On a cool, crisp and calm October morning, I finally took my first solo flight. It was amazing! My journey to this point started almost three years before, in early 2007. My husband, Jack, and I had picked up a Cessna Stationair 206T from Cessna’s Independence, Kans., facility and my dream of learning to fly had started. After a couple of flights, I realized that perhaps the 206T was just a little too much airplane for a beginner.
A few months later, in June, I was on the set for a video shoot of Cessna’s new Skycatcher light-sport aircraft. This video was going to be part of the unveiling of the Model 162 at Cessna’s dealer meeting at Oshkosh. As I waited patiently while Jack participated in this taping, one of the crew asked if I would like to sit in the airplane. I said, “Sure.” As I sat in the cockpit, I was pleasantly surprised at the new glass panel and the great view over the instrument panel and out the side windows. I felt very comfortable and thought this would be the perfect airplane for me to learn to fly.
After the taping, we went to dinner and by the time our salads arrived, I had convinced Jack this was the right airplane for me to learn in. He asked if I wanted to be the first customer. I asked, “You can do that?” With a smile, he said, “Yes, I have connections!” After a few e-mails on his BlackBerry and by the time dessert arrived, I was the first customer.
It was exciting to follow the development of the Skycatcher from concept, through flight test and certification, especially as the first airplane off the production line from China made its way to Yingling Aviation in Wichita for reassembly.
I took delivery on Friday, December 18, 2009. Lynn Nichols and his team at Yingling put on a fabulous delivery ceremony with a special surprise of having John and Martha King in attendance. The Kings created the new web-based training course for Cessna to be introduced with the Skycatcher. This was going to mean an integrated training experience with my new airplane, already named “Rosebud.” I was going to be the first student using this course.
It was a bit windy on my first lesson, and I was a little nervous. But from my online course, I had learned that my instructor, Kirby Ortega, would perform our first takeoff and landing. He was ready to guide me through our short trip from Wichita’s Mid-Continent Airport to Rosebud’s new home at Stearman Field in Benton, Kans.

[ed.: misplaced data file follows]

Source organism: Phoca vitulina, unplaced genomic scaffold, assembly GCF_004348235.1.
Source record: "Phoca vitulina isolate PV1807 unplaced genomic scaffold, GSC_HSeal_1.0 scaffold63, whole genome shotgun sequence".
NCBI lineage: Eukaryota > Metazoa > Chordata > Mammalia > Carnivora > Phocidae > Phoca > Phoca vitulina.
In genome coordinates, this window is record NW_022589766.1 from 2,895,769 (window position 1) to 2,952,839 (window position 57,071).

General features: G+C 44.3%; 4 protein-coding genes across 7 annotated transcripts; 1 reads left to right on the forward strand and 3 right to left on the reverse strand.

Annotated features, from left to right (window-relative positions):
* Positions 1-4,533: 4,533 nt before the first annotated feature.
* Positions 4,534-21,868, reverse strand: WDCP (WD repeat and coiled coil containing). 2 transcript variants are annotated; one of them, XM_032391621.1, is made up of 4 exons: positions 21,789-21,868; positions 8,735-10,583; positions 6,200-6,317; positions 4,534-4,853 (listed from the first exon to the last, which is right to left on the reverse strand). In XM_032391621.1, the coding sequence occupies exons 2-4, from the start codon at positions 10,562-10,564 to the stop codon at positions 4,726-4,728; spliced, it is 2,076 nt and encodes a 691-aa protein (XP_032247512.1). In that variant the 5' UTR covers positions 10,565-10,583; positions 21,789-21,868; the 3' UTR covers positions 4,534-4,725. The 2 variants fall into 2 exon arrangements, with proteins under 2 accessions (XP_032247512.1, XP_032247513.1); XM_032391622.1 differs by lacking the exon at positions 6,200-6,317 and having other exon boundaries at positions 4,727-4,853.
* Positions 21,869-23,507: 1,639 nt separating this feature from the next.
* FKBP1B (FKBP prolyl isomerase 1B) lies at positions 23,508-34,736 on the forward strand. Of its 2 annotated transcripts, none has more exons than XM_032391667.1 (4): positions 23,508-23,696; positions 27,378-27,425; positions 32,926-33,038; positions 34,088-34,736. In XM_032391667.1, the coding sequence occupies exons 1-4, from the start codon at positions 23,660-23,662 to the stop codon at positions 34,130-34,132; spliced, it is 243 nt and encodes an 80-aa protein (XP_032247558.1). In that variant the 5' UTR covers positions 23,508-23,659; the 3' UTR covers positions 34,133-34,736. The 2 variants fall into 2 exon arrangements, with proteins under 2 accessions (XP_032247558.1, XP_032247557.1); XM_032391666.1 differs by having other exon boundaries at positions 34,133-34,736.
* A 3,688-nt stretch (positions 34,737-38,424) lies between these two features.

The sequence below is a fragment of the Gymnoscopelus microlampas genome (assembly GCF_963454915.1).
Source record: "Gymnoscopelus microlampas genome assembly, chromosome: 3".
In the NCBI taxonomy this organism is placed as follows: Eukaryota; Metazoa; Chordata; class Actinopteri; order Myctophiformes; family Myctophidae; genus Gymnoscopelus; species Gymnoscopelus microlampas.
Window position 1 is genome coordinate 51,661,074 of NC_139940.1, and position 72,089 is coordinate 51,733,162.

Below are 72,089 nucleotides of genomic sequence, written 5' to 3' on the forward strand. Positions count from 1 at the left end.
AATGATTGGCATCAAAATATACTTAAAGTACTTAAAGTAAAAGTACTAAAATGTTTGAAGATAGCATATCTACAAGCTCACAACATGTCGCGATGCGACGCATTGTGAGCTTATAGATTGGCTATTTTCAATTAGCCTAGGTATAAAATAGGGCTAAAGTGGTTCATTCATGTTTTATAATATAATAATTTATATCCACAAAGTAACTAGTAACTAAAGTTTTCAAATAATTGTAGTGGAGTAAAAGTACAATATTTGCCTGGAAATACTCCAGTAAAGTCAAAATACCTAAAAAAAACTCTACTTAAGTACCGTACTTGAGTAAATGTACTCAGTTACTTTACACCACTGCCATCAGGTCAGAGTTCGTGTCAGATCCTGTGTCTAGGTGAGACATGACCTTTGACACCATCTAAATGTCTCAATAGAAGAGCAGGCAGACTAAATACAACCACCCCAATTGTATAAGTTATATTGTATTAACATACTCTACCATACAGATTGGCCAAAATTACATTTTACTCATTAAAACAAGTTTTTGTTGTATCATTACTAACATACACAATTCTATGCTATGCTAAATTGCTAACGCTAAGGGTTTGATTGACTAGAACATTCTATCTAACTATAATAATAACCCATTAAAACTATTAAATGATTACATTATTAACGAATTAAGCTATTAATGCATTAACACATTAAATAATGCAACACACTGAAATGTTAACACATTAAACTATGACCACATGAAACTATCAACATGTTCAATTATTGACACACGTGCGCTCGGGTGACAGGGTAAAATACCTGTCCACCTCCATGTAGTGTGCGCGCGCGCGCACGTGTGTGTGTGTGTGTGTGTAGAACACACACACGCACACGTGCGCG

Thus began my flying lessons in the new Skycatcher. I documented my lessons on my Facebook page, and by the fifth lesson, Jack asked if I would fly the Skycatcher with Kirby to Sebring, Fla., for the U.S. Sport Aviation show. Cessna wanted to put the plane on display there, since it was the first production 162 delivered. I quickly responded, “Yes,” because I had felt very comfortable so far in the airplane and with my lessons.
As of this writing, I’ve logged 63.5 hours of dual. Of those, 32 hours have been cross-country with Kirby positioning the plane for air shows to help Cessna. I made the trip down and back to Florida for the LSA show and then back to Florida to display it at Sun ’n Fun. While those trips were very educational, I didn’t get many takeoffs and landings accomplished.
As with most disciplines, flight training takes persistence, and as time went on, the challenges emerged—the Kansas wind, Kirby’s availability, my travel schedule, my emotions…and did I mention the Kansas wind? I was finally ready to attempt my solo flight. We had practiced takeoffs and landings for three straight days. I was completely confident by day three to solo, but the winds were a bit gusty. On the fourth day, after the third touch-and-go, Kirby got out of the airplane, closed the door and waved me on.
I was ready and talked to myself during the entire flight. I radioed, “Stearman traffic, N450RP departing on runway 17.” I took a deep breath and pushed the throttle in. I remembered, “Okay, look down the runway and stay on the centerline. Rotate at about 50 and hold at 10 degrees of pitch.” Great, I’m in the air, flying all by myself! The pattern for runway 17 is right traffic, and I focused on my next task. “Right turn onto crosswind leg and level out at 2,200 feet.”
I radioed again, “Stearman traffic, N450RP on downwind for runway 17.” So far, so good. As I came abeam the numbers, I said to myself, “Pull the carb heat out, pull the throttle to idle and set flaps to 10 degrees.” Almost there.
I made a right turn onto my base leg and heard, “500,” from the Garmin G300. Good, I was at the right altitude and set the flaps to 25 degrees. I radioed again, “Stearman traffic, N450RP on final for runway 17.” It seemed to get quieter as I approached the runway. I continued to talk myself through it: “Okay, focus on the numbers, a little power to get over the tree line. Good. Past the trees, slowly pull back power. On the numbers, look out at the end of the runway, hold the centerline and gently pull back on the stick.”
Touchdown! I did it! I couldn’t help but think, “Wow, that was easier than I thought it would be.” I had put so much pressure on myself.
As I taxied back, I picked up Kirby and saw that Jack was there. He had been hiding behind a truck so I wouldn’t know he was there. I was so excited. We headed for the Stearman Field Bar & Grill to sign off my logbook and have breakfast. Kirby started the ceremonial cutting of the back of my shirt but we had a little trouble with the scissors, so my friend, Dwayne Clemens, assisted. My shirttail is proudly displayed at the Grill.
I was on cloud nine all day, replaying my solo in my head and telling everyone I saw, “I soloed my airplane today!” It was an amazing day that I will vividly remember for a long, long time.
Rose Pelton purchased the first production Cessna Skycatcher in December 2009. She soloed in October 2010 and is on track to earn her private pilot license by the end of 2011. Then she and Rosebud intend to enjoy all of what the midwestern skies have to offer.